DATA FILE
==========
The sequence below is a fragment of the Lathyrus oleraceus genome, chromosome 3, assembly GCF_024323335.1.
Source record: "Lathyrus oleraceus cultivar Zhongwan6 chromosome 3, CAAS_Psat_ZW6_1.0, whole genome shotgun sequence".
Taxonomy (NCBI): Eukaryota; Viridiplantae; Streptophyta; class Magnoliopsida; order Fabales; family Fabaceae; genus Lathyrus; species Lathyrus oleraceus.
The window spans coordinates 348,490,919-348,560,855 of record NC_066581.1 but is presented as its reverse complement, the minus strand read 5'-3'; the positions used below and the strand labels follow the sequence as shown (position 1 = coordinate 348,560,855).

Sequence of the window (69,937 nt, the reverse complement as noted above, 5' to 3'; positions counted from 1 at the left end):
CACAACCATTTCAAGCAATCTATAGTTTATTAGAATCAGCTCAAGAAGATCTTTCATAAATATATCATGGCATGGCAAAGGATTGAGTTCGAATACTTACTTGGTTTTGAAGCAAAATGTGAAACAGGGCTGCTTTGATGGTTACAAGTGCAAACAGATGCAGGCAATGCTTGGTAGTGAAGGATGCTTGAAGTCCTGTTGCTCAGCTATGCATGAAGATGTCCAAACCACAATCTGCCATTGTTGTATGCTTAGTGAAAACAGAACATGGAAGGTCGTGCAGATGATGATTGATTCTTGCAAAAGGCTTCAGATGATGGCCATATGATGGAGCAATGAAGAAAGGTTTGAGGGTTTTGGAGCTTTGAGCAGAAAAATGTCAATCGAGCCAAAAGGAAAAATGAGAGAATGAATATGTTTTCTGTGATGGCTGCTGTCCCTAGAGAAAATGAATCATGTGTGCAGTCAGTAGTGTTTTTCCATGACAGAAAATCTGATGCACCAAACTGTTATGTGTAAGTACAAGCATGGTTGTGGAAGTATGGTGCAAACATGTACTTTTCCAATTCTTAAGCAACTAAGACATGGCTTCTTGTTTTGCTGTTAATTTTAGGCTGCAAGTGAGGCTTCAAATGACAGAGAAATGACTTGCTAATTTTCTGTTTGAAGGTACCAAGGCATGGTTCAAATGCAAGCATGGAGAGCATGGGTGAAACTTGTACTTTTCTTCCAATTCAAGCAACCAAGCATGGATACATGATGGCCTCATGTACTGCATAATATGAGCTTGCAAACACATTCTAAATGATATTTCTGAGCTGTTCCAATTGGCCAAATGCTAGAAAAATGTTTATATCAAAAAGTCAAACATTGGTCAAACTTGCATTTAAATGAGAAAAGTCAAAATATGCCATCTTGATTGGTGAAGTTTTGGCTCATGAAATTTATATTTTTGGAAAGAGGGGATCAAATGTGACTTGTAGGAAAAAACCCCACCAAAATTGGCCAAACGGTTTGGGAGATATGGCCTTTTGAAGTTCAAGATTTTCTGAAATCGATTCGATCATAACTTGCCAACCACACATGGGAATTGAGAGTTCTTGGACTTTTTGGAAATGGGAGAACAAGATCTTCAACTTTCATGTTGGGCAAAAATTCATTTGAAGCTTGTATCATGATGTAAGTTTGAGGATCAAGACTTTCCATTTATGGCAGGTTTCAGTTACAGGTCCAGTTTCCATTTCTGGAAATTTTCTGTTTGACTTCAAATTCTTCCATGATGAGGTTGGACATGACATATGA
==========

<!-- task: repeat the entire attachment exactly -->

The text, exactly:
The sequence below is a fragment of the Lathyrus oleraceus genome, chromosome 3, assembly GCF_024323335.1.
Source record: "Lathyrus oleraceus cultivar Zhongwan6 chromosome 3, CAAS_Psat_ZW6_1.0, whole genome shotgun sequence".
Taxonomy (NCBI): Eukaryota; Viridiplantae; Streptophyta; class Magnoliopsida; order Fabales; family Fabaceae; genus Lathyrus; species Lathyrus oleraceus.
The window spans coordinates 348,490,919-348,560,855 of record NC_066581.1 but is presented as its reverse complement, the minus strand read 5'-3'; the positions used below and the strand labels follow the sequence as shown (position 1 = coordinate 348,560,855).

Sequence of the window (69,937 nt, the reverse complement as noted above, 5' to 3'; positions counted from 1 at the left end):
CACAACCATTTCAAGCAATCTATAGTTTATTAGAATCAGCTCAAGAAGATCTTTCATAAATATATCATGGCATGGCAAAGGATTGAGTTCGAATACTTACTTGGTTTTGAAGCAAAATGTGAAACAGGGCTGCTTTGATGGTTACAAGTGCAAACAGATGCAGGCAATGCTTGGTAGTGAAGGATGCTTGAAGTCCTGTTGCTCAGCTATGCATGAAGATGTCCAAACCACAATCTGCCATTGTTGTATGCTTAGTGAAAACAGAACATGGAAGGTCGTGCAGATGATGATTGATTCTTGCAAAAGGCTTCAGATGATGGCCATATGATGGAGCAATGAAGAAAGGTTTGAGGGTTTTGGAGCTTTGAGCAGAAAAATGTCAATCGAGCCAAAAGGAAAAATGAGAGAATGAATATGTTTTCTGTGATGGCTGCTGTCCCTAGAGAAAATGAATCATGTGTGCAGTCAGTAGTGTTTTTCCATGACAGAAAATCTGATGCACCAAACTGTTATGTGTAAGTACAAGCATGGTTGTGGAAGTATGGTGCAAACATGTACTTTTCCAATTCTTAAGCAACTAAGACATGGCTTCTTGTTTTGCTGTTAATTTTAGGCTGCAAGTGAGGCTTCAAATGACAGAGAAATGACTTGCTAATTTTCTGTTTGAAGGTACCAAGGCATGGTTCAAATGCAAGCATGGAGAGCATGGGTGAAACTTGTACTTTTCTTCCAATTCAAGCAACCAAGCATGGATACATGATGGCCTCATGTACTGCATAATATGAGCTTGCAAACACATTCTAAATGATATTTCTGAGCTGTTCCAATTGGCCAAATGCTAGAAAAATGTTTATATCAAAAAGTCAAACATTGGTCAAACTTGCATTTAAATGAGAAAAGTCAAAATATGCCATCTTGATTGGTGAAGTTTTGGCTCATGAAATTTATATTTTTGGAAAGAGGGGATCAAATGTGACTTGTAGGAAAAAACCCCACCAAAATTGGCCAAACGGTTTGGGAGATATGGCCTTTTGAAGTTCAAGATTTTCTGAAATCGATTCGATCATAACTTGCCAACCACACATGGGAATTGAGAGTTCTTGGACTTTTTGGAAATGGGAGAACAAGATCTTCAACTTTCATGTTGGGCAAAAATTCATTTGAAGCTTGTATCATGATGTAAGTTTGAGGATCAAGACTTTCCATTTATGGCAGGTTTCAGTTACAGGTCCAGTTTCCATTTCTGGAAATTTTCTGTTTGACTTCAAATTCTTCCATGATGAGGTTGGACATGACATATGA